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fruit of the poisonous tree

n. in criminal law, the doctrine that evidence discovered due to information found through illegal search or other unconstitutional means (such as a forced confession) may not be introduced by a prosecutor. The theory is that the tree (original illegal evidence) is poisoned and thus taints what grows from it. For example, as part of a coerced admission made without giving a prime suspect the so-called "Miranda warnings" (statement of rights, including the right to remain silent and what he/she says will be used against them), the suspect tells the police the location of stolen property. Since the admission cannot be introduced as evidence in trial, neither can the stolen property.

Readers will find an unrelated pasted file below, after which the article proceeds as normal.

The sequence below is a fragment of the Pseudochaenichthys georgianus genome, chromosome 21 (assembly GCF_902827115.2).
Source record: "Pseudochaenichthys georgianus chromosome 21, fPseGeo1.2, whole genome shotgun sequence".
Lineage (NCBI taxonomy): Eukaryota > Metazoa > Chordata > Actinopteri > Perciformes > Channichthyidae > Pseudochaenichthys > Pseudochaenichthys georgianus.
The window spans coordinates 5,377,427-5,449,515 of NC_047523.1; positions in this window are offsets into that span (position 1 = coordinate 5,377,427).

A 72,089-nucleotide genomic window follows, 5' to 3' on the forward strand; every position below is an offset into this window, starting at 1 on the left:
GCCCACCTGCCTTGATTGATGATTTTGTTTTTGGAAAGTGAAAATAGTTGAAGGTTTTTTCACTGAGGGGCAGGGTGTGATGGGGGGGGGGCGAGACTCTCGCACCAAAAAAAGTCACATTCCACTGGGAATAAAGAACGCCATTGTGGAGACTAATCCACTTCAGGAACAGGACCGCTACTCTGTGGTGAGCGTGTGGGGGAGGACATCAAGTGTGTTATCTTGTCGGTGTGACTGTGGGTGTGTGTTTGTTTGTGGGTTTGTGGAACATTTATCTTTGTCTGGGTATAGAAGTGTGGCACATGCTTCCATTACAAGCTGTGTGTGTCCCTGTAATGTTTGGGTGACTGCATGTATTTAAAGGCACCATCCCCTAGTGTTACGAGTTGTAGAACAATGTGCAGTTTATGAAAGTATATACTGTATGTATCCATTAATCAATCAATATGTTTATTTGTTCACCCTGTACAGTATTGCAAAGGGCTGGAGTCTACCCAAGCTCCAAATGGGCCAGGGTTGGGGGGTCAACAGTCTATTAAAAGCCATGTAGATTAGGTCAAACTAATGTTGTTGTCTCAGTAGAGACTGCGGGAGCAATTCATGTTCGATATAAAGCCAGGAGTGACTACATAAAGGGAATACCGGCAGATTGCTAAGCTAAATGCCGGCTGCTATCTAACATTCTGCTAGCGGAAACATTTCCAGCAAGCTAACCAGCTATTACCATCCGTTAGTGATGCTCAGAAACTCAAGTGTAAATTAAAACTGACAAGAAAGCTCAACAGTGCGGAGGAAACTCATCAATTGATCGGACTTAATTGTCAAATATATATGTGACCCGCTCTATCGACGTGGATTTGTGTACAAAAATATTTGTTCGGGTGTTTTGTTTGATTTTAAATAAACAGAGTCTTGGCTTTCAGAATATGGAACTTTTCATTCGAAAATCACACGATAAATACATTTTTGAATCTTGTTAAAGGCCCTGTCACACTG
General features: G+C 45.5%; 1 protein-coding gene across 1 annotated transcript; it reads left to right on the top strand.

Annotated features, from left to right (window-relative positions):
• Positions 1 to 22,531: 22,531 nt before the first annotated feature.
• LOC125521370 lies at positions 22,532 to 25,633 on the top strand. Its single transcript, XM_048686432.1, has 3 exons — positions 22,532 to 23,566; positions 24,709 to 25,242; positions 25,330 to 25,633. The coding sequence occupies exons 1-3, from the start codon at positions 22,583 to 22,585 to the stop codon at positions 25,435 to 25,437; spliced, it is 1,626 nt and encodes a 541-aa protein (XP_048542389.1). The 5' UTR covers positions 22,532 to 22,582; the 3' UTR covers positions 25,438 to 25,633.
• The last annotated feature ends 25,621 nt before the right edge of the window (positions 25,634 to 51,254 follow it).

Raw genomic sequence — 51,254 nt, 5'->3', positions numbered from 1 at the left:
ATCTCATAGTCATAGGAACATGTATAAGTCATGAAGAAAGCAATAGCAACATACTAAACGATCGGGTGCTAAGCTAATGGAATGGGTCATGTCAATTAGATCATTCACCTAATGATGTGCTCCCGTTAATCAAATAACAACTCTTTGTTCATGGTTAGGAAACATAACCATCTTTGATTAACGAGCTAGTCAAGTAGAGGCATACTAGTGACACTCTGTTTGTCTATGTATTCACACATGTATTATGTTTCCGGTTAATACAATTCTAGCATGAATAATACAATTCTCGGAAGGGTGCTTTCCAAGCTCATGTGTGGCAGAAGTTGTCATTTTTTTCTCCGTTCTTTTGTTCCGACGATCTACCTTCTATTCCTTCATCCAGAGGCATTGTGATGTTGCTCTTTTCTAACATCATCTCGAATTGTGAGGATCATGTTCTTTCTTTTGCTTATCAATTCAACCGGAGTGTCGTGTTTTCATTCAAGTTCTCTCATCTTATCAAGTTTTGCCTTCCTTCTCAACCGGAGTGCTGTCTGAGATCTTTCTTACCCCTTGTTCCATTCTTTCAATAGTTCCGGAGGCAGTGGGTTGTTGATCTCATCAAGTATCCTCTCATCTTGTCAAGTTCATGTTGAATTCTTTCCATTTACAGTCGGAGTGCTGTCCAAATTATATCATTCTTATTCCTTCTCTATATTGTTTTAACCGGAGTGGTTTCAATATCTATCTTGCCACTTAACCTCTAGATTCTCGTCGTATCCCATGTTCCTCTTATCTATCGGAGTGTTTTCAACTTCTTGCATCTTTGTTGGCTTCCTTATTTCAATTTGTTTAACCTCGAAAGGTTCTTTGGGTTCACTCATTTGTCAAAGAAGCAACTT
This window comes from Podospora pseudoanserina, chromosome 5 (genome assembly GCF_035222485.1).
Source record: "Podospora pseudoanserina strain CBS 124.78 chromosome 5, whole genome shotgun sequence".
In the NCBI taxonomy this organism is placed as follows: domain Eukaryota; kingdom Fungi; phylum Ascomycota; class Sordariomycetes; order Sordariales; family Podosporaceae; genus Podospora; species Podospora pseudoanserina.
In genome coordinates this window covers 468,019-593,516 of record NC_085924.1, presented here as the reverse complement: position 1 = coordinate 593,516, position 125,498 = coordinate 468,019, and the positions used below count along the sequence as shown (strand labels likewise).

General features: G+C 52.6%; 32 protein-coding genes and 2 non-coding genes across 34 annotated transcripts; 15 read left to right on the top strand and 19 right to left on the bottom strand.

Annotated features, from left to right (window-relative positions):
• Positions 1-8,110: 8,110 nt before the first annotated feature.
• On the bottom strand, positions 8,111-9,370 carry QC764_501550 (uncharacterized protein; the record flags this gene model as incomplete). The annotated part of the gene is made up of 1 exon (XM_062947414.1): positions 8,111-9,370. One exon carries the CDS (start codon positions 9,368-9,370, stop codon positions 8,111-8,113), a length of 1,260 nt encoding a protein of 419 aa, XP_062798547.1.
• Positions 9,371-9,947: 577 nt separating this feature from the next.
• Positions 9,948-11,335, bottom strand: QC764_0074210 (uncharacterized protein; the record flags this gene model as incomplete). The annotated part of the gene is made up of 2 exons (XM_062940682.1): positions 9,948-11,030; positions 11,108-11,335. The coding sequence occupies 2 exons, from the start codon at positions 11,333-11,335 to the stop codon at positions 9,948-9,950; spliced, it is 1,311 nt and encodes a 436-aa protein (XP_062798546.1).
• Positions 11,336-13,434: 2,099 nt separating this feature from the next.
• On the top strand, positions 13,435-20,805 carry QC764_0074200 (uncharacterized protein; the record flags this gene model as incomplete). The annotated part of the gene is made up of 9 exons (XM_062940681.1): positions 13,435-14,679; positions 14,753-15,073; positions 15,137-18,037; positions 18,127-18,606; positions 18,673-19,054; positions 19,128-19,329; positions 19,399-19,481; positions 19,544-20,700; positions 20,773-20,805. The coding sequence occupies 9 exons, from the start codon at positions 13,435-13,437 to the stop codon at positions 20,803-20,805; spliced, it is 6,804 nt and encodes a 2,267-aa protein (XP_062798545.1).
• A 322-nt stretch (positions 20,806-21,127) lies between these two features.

See also: Miranda warning 

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The People's Law Dictionary by Gerald and Kathleen Hill Publisher Fine Communications